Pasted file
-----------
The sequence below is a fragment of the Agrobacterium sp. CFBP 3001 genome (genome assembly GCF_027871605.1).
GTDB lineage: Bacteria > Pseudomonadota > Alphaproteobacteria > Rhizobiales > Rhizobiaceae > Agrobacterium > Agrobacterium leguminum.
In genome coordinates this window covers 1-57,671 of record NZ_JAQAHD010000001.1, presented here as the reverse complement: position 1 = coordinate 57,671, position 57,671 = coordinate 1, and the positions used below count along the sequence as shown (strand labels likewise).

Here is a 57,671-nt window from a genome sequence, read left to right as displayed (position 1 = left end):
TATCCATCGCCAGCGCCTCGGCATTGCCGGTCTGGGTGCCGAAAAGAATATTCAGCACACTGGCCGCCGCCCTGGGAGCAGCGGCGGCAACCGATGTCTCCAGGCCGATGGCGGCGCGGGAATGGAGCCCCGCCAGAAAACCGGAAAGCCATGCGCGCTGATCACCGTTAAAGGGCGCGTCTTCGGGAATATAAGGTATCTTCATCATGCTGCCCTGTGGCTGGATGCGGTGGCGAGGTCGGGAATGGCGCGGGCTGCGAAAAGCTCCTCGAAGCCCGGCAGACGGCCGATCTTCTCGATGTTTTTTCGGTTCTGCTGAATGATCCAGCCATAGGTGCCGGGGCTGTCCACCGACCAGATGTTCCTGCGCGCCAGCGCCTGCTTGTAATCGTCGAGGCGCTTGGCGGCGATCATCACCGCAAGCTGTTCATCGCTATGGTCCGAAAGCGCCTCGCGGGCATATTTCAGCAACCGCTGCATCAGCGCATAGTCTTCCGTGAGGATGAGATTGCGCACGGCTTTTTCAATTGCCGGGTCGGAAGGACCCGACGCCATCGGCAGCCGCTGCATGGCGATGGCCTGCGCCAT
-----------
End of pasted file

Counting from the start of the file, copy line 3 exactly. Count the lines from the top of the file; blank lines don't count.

In genome coordinates this window covers 1-57,671 of record NZ_JAQAHD010000001.1, presented here as the reverse complement: position 1 = coordinate 57,671, position 57,671 = coordinate 1, and the positions used below count along the sequence as shown (strand labels likewise).